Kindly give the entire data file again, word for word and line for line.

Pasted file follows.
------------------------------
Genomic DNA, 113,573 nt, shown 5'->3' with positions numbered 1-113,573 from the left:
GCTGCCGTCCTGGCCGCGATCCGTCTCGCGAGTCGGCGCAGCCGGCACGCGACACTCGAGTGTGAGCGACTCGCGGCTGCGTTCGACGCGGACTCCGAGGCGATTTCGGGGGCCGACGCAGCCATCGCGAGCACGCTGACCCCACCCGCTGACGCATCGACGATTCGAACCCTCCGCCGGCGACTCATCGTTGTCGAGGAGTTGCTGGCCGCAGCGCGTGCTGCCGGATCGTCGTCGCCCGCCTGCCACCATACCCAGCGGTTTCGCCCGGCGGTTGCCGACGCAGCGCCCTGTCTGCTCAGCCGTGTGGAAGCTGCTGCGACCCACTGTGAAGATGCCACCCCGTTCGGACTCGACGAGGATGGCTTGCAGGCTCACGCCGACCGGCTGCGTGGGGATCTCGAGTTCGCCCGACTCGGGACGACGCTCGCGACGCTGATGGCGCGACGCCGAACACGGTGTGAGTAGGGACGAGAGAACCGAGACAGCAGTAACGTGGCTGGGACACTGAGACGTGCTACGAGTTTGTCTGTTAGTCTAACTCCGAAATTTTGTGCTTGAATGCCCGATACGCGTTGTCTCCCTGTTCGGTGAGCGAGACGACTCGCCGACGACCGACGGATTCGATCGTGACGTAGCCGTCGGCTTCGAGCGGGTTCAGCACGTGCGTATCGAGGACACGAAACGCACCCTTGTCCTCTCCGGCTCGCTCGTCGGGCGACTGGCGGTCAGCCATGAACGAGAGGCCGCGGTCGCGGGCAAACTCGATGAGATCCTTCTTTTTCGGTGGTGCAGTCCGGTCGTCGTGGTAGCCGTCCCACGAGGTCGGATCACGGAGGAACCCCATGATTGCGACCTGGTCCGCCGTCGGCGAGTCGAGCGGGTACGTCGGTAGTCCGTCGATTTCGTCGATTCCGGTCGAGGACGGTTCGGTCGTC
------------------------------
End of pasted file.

Genomic DNA, 113,573 nt, shown 5'->3' with positions numbered 1-113,573 from the left:
GCTGCCGTCCTGGCCGCGATCCGTCTCGCGAGTCGGCGCAGCCGGCACGCGACACTCGAGTGTGAGCGACTCGCGGCTGCGTTCGACGCGGACTCCGAGGCGATTTCGGGGGCCGACGCAGCCATCGCGAGCACGCTGACCCCACCCGCTGACGCATCGACGATTCGAACCCTCCGCCGGCGACTCATCGTTGTCGAGGAGTTGCTGGCCGCAGCGCGTGCTGCCGGATCGTCGTCGCCCGCCTGCCACCATACCCAGCGGTTTCGCCCGGCGGTTGCCGACGCAGCGCCCTGTCTGCTCAGCCGTGTGGAAGCTGCTGCGACCCACTGTGAAGATGCCACCCCGTTCGGACTCGACGAGGATGGCTTGCAGGCTCACGCCGACCGGCTGCGTGGGGATCTCGAGTTCGCCCGACTCGGGACGACGCTCGCGACGCTGATGGCGCGACGCCGAACACGGTGTGAGTAGGGACGAGAGAACCGAGACAGCAGTAACGTGGCTGGGACACTGAGACGTGCTACGAGTTTGTCTGTTAGTCTAACTCCGAAATTTTGTGCTTGAATGCCCGATACGCGTTGTCTCCCTGTTCGGTGAGCGAGACGACTCGCCGACGACCGACGGATTCGATCGTGACGTAGCCGTCGGCTTCGAGCGGGTTCAGCACGTGCGTATCGAGGACACGAAACGCACCCTTGTCCTCTCCGGCTCGCTCGTCGGGCGACTGGCGGTCAGCCATGAACGAGAGGCCGCGGTCGCGGGCAAACTCGATGAGATCCTTCTTTTTCGGTGGTGCAGTCCGGTCGTCGTGGTAGCCGTCCCACGAGGTCGGATCACGGAGGAACCCCATGATTGCGACCTGGTCCGCCGTCGGCGAGTCGAGCGGGTACGTCGGTAGTCCGTCGATTTCGTCGATTCCGGTCGAGGACGGTTCGGTCGTC